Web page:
A few days ago we visited some friends whose extended family has a cottage on Isle au Haut, an island off the Maine coast accessible only by boat. We took the mail boat and spent a lovely time with the family, eating and talking and playing music, with a walk through the woods to the shore to look for whale bones the following morning.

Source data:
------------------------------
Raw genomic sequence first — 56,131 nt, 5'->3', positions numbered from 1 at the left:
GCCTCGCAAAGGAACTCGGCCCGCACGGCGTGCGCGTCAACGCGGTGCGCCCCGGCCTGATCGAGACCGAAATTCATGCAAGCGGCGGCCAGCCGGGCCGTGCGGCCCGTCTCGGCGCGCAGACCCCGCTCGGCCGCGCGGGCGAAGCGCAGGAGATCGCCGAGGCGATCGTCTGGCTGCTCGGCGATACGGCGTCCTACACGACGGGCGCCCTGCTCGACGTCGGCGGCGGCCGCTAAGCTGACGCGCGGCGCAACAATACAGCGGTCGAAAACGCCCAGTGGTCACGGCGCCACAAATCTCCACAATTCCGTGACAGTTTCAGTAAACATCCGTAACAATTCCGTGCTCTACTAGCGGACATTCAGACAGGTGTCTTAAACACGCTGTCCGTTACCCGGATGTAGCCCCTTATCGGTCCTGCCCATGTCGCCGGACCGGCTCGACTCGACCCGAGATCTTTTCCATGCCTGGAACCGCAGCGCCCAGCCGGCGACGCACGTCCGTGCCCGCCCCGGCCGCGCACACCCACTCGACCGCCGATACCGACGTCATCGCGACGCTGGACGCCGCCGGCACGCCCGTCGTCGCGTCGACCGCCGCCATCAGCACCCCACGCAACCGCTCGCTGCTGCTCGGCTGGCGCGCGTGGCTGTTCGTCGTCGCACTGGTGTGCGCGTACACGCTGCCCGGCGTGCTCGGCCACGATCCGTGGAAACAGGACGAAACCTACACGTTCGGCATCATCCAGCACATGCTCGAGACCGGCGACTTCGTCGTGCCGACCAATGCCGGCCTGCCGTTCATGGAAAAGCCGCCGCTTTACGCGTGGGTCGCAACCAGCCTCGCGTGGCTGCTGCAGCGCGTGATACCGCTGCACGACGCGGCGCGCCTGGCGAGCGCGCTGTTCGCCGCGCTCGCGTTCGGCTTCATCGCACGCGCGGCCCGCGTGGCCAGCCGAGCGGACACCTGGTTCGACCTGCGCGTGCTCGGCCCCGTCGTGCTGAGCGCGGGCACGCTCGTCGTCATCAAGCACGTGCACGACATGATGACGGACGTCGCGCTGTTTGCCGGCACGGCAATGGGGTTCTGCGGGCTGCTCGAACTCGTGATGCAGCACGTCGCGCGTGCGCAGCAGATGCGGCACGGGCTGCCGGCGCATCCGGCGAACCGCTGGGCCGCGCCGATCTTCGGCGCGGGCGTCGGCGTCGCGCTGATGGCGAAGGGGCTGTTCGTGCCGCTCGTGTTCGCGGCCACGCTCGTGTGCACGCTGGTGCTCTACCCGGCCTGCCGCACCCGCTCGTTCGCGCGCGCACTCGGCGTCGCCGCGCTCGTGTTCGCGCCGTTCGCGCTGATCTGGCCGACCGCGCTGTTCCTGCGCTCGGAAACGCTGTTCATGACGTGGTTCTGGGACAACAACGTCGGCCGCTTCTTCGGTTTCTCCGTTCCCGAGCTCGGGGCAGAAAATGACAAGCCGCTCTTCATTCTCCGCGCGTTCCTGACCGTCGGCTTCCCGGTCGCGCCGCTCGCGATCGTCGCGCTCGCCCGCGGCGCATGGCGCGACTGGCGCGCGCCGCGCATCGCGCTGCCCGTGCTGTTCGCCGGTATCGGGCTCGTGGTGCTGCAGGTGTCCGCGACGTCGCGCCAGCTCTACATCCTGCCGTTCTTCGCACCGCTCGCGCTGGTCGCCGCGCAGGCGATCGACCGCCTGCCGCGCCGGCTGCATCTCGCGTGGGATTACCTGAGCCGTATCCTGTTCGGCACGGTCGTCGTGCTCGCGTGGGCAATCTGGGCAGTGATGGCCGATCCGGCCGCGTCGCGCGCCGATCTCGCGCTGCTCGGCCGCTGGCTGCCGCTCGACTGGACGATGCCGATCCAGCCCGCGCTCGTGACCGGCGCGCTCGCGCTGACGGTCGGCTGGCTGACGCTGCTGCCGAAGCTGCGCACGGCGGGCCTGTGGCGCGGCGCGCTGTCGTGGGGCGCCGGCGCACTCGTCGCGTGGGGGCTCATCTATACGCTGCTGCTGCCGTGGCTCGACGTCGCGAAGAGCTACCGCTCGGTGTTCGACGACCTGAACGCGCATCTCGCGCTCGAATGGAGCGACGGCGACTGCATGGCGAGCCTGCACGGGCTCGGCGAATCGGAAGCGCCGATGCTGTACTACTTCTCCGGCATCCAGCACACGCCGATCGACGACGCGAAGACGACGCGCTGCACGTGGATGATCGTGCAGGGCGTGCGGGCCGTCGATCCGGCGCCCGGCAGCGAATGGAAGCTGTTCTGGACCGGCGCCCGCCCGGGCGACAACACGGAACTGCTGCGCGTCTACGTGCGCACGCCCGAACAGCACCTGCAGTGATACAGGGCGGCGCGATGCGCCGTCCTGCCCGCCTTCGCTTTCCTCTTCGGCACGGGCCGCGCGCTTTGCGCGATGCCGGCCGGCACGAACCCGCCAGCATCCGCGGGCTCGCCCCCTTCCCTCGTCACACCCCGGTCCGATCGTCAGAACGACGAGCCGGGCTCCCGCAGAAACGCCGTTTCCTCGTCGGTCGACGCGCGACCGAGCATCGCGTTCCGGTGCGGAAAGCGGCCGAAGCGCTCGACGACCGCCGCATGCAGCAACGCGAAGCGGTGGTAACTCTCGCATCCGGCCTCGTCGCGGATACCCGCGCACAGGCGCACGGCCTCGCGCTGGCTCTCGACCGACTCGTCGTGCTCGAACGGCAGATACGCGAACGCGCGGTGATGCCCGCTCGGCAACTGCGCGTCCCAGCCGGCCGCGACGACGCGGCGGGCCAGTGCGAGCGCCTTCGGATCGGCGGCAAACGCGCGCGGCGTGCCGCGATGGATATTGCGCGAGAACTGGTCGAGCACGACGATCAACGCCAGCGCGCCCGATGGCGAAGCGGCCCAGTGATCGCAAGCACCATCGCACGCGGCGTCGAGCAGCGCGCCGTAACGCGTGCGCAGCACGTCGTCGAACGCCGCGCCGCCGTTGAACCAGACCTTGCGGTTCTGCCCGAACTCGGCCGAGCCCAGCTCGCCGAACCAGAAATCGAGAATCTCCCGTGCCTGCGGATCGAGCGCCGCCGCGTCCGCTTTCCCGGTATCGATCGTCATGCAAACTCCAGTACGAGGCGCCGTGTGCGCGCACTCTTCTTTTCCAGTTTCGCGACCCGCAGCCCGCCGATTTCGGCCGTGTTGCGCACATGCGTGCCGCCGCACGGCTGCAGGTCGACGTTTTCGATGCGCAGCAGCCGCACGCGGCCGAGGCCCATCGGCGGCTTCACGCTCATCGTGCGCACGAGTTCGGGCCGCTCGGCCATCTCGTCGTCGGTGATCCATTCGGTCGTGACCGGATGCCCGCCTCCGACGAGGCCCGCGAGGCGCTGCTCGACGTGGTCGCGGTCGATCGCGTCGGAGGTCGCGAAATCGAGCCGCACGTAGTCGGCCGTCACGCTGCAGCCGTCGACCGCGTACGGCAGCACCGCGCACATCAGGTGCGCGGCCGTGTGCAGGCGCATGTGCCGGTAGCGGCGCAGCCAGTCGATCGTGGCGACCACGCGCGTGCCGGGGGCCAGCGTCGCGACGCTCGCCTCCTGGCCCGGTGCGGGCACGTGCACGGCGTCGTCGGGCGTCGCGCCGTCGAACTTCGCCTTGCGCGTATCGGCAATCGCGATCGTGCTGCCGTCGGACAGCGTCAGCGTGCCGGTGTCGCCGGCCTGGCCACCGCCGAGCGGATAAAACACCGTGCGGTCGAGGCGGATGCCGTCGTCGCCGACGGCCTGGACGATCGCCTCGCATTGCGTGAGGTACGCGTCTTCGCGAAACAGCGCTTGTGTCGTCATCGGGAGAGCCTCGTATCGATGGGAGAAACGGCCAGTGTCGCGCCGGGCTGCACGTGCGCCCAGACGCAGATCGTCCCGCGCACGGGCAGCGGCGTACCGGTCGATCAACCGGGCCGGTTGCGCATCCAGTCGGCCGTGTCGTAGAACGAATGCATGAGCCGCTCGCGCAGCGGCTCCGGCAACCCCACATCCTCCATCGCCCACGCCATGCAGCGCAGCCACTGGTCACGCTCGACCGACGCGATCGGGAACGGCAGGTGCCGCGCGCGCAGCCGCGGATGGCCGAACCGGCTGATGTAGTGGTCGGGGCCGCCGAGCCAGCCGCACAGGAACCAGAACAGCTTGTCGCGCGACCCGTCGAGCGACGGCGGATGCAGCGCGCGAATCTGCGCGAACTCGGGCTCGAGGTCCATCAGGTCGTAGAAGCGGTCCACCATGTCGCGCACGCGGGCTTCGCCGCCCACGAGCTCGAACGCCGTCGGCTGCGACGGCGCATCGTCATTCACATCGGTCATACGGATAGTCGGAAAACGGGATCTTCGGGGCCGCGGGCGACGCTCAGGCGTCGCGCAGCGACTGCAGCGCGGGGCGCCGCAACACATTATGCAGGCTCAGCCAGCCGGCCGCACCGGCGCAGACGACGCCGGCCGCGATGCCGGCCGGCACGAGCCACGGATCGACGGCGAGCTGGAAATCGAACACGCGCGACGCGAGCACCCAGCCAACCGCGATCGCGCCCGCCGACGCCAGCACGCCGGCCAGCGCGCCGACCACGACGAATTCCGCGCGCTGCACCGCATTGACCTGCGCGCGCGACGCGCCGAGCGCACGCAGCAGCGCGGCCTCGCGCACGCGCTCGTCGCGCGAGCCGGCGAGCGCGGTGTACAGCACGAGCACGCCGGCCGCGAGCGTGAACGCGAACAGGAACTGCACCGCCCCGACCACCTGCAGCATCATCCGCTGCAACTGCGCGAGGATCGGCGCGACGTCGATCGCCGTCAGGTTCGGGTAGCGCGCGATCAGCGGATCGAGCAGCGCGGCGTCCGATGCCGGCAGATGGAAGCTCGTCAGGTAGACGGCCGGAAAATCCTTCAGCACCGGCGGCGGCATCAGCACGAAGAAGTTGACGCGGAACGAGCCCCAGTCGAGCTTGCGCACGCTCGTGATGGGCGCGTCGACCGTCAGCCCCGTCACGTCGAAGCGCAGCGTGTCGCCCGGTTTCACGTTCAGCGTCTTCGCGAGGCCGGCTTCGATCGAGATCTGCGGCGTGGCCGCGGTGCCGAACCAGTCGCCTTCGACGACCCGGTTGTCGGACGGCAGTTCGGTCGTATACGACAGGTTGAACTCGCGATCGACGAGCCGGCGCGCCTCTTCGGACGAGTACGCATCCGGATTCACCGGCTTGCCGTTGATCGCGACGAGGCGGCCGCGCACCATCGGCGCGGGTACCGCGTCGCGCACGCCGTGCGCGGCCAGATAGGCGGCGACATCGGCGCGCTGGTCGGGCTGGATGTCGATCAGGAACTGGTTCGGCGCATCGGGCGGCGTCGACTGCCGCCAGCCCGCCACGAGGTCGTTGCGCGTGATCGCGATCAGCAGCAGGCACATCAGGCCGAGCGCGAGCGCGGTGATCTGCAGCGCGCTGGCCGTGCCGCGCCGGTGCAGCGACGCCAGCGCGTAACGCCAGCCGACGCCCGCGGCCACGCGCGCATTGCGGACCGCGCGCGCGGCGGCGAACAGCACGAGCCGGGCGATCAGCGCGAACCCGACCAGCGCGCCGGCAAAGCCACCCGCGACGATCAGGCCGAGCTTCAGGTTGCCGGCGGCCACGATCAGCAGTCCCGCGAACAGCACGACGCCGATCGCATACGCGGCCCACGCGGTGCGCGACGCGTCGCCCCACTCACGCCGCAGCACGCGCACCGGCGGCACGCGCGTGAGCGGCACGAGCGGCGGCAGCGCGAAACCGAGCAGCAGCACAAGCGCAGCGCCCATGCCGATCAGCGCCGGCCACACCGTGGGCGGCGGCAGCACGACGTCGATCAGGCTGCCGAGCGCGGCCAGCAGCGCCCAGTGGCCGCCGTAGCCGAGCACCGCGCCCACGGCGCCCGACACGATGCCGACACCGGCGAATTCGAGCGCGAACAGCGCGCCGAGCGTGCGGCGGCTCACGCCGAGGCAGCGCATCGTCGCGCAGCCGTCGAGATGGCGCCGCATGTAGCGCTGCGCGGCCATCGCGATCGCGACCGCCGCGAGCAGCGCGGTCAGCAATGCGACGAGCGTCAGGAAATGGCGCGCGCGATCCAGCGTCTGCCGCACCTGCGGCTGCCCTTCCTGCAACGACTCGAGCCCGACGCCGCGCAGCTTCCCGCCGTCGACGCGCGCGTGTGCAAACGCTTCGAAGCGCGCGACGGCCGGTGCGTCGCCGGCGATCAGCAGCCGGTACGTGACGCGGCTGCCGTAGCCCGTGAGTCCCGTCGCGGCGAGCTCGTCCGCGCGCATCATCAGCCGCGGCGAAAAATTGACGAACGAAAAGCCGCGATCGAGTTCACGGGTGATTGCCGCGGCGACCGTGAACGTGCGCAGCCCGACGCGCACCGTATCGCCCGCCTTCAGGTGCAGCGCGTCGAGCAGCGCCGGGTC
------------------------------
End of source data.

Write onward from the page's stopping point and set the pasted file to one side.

In some ways it seemed like a trip back in time, for life on this island is close to the ideal of plain living and high thinking that attracted the wealthy "rusticators" from Boston and New York to this part of the Maine coast late in the 19th century, where at first they boarded with natives, later rented cottages, and eventually bought shorefront property and built cottages, some plain and others quite elaborate. Mothers, aunts, grandparents and children would come spend a month or two of the summer in this place far healthier than the city, while fathers and uncles would come by boat and spend a week or two. Today half of Isle au Haut is part of Acadia National Park, and people come to hike, bicycle, and camp there; the other half is mostly summer colony, and partly year-rounders, though only 40 of those, with a one-room schoolhouse and two children attending school. Thus very little in the way of industry there, except for the tourist industry. Today it is the summer cottages that dominate the island outside the park, inhabited for a month or two out of the year by families who prefer to live close to nature and far from fast food restaurants, supermarkets, and shopping malls--the nearest ones would be about 90 minutes away. Spend a week there, and it's a vacation; spend a month and it concentrates the mind.